posted on Jan, 22 2012 @ 11:16 PM
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reply to post by Barcs
 

your whole post is a logical fallacy. the validity of someone's argument doesn't rest on how many titles they have. care to actually contribute to the discussion?

the usual line of those supporting evolution is "there is so much evidence for evolution", but when you actually examine it, it falls to pieces. take the last article i posted. it is based on research done by evolutionists that show humans couldn't have evolved because the ratio of beneficial mutations to deleterious mutations is too low so the gene pool loses more information than it gains.



posted on Jan, 22 2012 @ 11:28 PM
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Originally posted by squiz
There is no way these yeast cells are going to individualise themselves for specific separate functions, as in true multicellularity. That involves an increase in genetic information. What we have here is the opposite.

No experiment and no beneficial mutation has ever resulted in an increase of genetic information.
To say that these macro changes and simple mutations involving loss can accumulate into large scale new features and functions is in complete contrast to what the evolutionary experiments actually show. And quite frankly a little illogical.



Since you seem to know it all care to give us an example of what an "increase of genetic information" would be like? I love how creationists always talk about genetic information like they know what it means but never actually bother to define it (sort of like how they refuse to define "kind")


Originally posted by squiz
But arguing against the ingrained dogma won't get you any grants, it usually gets you outcast, fired or threatened.


That's probably one of the best descriptions of creationism I have ever seen. Congratulations!
edit on 22-1-2012 by Firepac because: (no reason given)



posted on Jan, 22 2012 @ 11:56 PM
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Reply to post by Confusion42
 


"i am the Original Poster. The Original Post does not mention God. The title does not mention God"

Thats why I asked the question you replied to. I see the discussion of god as off topic to your OP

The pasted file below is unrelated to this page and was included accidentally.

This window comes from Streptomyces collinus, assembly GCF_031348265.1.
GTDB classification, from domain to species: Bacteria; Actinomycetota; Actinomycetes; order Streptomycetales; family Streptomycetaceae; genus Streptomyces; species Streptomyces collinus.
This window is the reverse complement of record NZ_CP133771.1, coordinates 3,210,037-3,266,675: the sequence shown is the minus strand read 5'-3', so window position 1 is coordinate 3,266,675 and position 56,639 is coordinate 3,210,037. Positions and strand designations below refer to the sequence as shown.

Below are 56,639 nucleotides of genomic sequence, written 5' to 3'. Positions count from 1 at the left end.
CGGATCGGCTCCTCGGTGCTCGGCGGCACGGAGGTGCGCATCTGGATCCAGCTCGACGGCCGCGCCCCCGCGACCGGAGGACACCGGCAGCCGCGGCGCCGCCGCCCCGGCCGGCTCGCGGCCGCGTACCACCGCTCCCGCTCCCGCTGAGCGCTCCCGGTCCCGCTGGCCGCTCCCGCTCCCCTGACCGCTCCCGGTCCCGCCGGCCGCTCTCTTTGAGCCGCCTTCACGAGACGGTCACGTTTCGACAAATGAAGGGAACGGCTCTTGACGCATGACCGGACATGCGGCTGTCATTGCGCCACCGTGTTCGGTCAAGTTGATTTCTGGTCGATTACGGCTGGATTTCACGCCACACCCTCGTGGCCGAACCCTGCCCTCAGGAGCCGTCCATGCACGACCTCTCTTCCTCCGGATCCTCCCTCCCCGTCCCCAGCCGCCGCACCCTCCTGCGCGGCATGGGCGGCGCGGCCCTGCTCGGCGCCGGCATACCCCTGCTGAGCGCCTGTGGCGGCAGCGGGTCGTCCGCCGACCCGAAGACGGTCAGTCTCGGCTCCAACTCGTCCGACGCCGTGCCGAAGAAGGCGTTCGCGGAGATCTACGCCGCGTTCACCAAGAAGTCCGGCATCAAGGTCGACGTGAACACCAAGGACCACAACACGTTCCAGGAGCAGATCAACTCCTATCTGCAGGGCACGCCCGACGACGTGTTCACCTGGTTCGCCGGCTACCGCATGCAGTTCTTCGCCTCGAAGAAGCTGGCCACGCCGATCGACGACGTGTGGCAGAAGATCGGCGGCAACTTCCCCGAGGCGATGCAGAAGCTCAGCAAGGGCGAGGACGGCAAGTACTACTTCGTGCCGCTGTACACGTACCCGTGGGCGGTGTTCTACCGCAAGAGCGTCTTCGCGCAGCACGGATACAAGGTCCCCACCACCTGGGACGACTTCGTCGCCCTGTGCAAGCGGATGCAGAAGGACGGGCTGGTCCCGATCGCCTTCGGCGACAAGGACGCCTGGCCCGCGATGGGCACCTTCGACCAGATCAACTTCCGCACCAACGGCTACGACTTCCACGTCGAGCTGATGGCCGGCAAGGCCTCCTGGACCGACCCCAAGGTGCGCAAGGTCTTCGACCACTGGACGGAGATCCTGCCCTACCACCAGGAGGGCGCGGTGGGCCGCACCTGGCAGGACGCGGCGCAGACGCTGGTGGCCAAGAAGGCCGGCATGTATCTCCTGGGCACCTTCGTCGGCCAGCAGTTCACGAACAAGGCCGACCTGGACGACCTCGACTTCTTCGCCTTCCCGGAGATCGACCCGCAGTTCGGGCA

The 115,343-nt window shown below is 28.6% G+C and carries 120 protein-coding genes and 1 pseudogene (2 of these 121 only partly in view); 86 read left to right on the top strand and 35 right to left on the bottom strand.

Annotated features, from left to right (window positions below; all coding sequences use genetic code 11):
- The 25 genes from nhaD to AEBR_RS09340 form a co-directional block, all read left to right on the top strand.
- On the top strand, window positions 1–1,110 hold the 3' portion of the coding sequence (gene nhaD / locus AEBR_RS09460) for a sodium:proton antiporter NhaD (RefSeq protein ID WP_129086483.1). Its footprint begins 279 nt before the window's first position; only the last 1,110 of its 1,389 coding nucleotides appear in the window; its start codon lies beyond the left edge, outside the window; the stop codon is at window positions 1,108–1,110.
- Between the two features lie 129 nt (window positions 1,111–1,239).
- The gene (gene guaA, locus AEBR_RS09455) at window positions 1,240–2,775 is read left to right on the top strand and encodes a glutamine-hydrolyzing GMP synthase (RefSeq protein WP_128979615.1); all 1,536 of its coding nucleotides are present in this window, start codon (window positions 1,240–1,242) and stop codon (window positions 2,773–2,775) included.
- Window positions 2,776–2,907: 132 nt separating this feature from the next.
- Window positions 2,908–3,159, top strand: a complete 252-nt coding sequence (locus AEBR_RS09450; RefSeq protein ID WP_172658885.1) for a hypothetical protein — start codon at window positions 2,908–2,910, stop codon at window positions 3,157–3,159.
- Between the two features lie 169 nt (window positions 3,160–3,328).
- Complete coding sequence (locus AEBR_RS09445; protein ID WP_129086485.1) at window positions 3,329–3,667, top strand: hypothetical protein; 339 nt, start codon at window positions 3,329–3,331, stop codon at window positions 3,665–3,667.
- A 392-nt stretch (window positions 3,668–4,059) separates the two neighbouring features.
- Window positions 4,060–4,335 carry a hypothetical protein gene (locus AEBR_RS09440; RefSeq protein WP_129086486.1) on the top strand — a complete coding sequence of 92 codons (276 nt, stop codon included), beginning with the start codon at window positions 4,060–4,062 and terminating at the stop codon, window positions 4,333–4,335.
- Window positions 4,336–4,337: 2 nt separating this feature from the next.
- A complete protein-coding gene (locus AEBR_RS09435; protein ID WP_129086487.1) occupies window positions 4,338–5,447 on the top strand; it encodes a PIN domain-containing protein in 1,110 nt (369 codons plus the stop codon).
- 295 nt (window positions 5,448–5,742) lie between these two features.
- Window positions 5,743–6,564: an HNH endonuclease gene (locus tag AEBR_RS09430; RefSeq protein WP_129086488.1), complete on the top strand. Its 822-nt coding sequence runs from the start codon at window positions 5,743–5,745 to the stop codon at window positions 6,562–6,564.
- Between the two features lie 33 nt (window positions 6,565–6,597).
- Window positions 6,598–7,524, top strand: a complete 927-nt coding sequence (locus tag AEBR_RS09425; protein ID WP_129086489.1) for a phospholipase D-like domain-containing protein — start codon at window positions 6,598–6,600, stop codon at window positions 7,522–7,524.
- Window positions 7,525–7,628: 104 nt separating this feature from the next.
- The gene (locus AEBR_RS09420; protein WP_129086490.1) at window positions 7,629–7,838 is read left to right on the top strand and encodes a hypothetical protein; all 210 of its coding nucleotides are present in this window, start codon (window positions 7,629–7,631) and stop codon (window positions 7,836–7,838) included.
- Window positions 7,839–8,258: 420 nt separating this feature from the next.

Posted Via ATS Mobile: m.abovetopsecret.com

"Um, again, I didn't mention God. Evolution has nothing to do with God. ...?"

Hahahaaaa... Your name suits you well!
exactly why I said god is off topic because this thread is about evolution. I never claimed you mentioned god, I was directing that question toward those who are discussing god because YOUR THREAD has nothing to do with god...

Just ignore me, it seems what im saying is going over your head. think of my 1st reply as thinking outloud.


 
Posted Via ATS Mobile: m.abovetopsecret.com
 



posted on Jan, 23 2012 @ 12:40 AM
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reply to post by Firepac
 



Since you seem to know it all care to give us an example of what an "increase of genetic information" would be like?

an increase in genetic information is exactly like what it sounds. genetic information that was previously absent from a strand of DNA is inserted. this would be an increase of genetic information.

now, the vast majority of mutations are deleterious, or harmful and about 0.01% are beneficial in some way. of that .01%, almost all of them occur when the DNA in an organism is damaged or corrupted. the number left (it's too small to accurately quantify) is the amount of beneficial mutations that result from genetic information being added to an organism's genetic code. this can happen from viruses and (i believe) an error in copying genetic information can cause some of the information to copy twice. there may be other methods, but whether it has or hasn't happened is often debated.

this is where the problem for evolution lies. lets say lighting strikes some muck, or whatever scenario you choose, and a living cell is created (personally i've never seen how this is much different than a god creating everything, but humans are good at lying to themselves). that single cell has the genetic information for itself, but not higher forms. it starts to replicate over and over, and errors occur. evolutionists hold that beneficial mutations arose that added to the information in it's DNA, and those cells survived and passed on their superior "mutated" genes and it continued until you have all life on the planet.

the problem is that not enough beneficial mutations that add to an organism's DNA actually happen. much more information is lost than gained. this has been proven over and over, i even summarized an article on it above.